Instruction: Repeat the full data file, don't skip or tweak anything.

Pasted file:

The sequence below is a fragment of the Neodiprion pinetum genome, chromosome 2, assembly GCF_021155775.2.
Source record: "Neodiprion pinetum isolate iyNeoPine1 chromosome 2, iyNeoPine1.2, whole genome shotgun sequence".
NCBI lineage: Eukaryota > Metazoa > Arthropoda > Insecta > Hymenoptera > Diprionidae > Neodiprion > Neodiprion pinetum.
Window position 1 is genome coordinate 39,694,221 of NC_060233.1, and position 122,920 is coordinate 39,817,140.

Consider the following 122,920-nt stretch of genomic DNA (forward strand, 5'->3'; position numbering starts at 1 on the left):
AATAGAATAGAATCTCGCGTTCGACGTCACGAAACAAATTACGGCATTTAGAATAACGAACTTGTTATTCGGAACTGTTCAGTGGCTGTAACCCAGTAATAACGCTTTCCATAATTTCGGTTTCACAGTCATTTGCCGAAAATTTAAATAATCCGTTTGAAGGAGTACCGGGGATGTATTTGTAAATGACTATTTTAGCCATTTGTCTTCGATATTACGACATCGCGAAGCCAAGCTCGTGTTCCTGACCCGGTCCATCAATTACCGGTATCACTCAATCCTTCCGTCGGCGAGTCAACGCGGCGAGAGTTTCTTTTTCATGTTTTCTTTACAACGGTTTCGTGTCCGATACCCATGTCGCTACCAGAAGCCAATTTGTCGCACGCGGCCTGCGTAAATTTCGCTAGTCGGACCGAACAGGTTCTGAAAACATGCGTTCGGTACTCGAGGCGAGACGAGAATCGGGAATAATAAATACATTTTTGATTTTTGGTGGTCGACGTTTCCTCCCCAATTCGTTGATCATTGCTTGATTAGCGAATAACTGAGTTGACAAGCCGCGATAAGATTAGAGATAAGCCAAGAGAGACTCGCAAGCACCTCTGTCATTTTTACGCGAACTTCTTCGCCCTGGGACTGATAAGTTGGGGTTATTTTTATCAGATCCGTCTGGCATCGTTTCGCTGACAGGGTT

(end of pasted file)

The sequence below is a fragment of the Neodiprion pinetum genome, chromosome 2, assembly GCF_021155775.2.
Source record: "Neodiprion pinetum isolate iyNeoPine1 chromosome 2, iyNeoPine1.2, whole genome shotgun sequence".
NCBI lineage: Eukaryota > Metazoa > Arthropoda > Insecta > Hymenoptera > Diprionidae > Neodiprion > Neodiprion pinetum.
Window position 1 is genome coordinate 39,694,221 of NC_060233.1, and position 122,920 is coordinate 39,817,140.

Consider the following 122,920-nt stretch of genomic DNA (forward strand, 5'->3'; position numbering starts at 1 on the left):
AATAGAATAGAATCTCGCGTTCGACGTCACGAAACAAATTACGGCATTTAGAATAACGAACTTGTTATTCGGAACTGTTCAGTGGCTGTAACCCAGTAATAACGCTTTCCATAATTTCGGTTTCACAGTCATTTGCCGAAAATTTAAATAATCCGTTTGAAGGAGTACCGGGGATGTATTTGTAAATGACTATTTTAGCCATTTGTCTTCGATATTACGACATCGCGAAGCCAAGCTCGTGTTCCTGACCCGGTCCATCAATTACCGGTATCACTCAATCCTTCCGTCGGCGAGTCAACGCGGCGAGAGTTTCTTTTTCATGTTTTCTTTACAACGGTTTCGTGTCCGATACCCATGTCGCTACCAGAAGCCAATTTGTCGCACGCGGCCTGCGTAAATTTCGCTAGTCGGACCGAACAGGTTCTGAAAACATGCGTTCGGTACTCGAGGCGAGACGAGAATCGGGAATAATAAATACATTTTTGATTTTTGGTGGTCGACGTTTCCTCCCCAATTCGTTGATCATTGCTTGATTAGCGAATAACTGAGTTGACAAGCCGCGATAAGATTAGAGATAAGCCAAGAGAGACTCGCAAGCACCTCTGTCATTTTTACGCGAACTTCTTCGCCCTGGGACTGATAAGTTGGGGTTATTTTTATCAGATCCGTCTGGCATCGTTTCGCTGACAGGGTT